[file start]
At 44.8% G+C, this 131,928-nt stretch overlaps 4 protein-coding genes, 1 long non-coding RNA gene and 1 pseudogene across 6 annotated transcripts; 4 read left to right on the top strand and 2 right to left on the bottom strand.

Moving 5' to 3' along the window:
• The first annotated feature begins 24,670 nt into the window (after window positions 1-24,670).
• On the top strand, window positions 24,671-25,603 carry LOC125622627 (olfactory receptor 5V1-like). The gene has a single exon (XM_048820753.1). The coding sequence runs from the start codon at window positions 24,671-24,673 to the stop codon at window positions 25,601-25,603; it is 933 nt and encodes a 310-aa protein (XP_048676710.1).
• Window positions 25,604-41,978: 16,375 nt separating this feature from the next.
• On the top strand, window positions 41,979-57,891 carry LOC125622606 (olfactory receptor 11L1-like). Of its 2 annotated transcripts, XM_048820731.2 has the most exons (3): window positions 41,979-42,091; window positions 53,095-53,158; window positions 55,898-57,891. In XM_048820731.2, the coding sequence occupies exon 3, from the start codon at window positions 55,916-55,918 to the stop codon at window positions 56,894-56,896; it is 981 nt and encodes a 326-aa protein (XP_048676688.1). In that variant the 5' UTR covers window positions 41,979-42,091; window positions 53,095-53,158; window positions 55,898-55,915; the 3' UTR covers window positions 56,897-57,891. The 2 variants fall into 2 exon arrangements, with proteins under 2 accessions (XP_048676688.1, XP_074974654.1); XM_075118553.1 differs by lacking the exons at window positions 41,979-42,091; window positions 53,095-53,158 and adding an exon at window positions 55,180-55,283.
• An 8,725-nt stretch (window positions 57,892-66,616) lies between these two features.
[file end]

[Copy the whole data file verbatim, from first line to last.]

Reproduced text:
At 44.8% G+C, this 131,928-nt stretch overlaps 4 protein-coding genes, 1 long non-coding RNA gene and 1 pseudogene across 6 annotated transcripts; 4 read left to right on the top strand and 2 right to left on the bottom strand.

Moving 5' to 3' along the window:
• The first annotated feature begins 24,670 nt into the window (after window positions 1-24,670).
• On the top strand, window positions 24,671-25,603 carry LOC125622627 (olfactory receptor 5V1-like). The gene has a single exon (XM_048820753.1). The coding sequence runs from the start codon at window positions 24,671-24,673 to the stop codon at window positions 25,601-25,603; it is 933 nt and encodes a 310-aa protein (XP_048676710.1).
• Window positions 25,604-41,978: 16,375 nt separating this feature from the next.
• On the top strand, window positions 41,979-57,891 carry LOC125622606 (olfactory receptor 11L1-like). Of its 2 annotated transcripts, XM_048820731.2 has the most exons (3): window positions 41,979-42,091; window positions 53,095-53,158; window positions 55,898-57,891. In XM_048820731.2, the coding sequence occupies exon 3, from the start codon at window positions 55,916-55,918 to the stop codon at window positions 56,894-56,896; it is 981 nt and encodes a 326-aa protein (XP_048676688.1). In that variant the 5' UTR covers window positions 41,979-42,091; window positions 53,095-53,158; window positions 55,898-55,915; the 3' UTR covers window positions 56,897-57,891. The 2 variants fall into 2 exon arrangements, with proteins under 2 accessions (XP_048676688.1, XP_074974654.1); XM_075118553.1 differs by lacking the exons at window positions 41,979-42,091; window positions 53,095-53,158 and adding an exon at window positions 55,180-55,283.
• An 8,725-nt stretch (window positions 57,892-66,616) lies between these two features.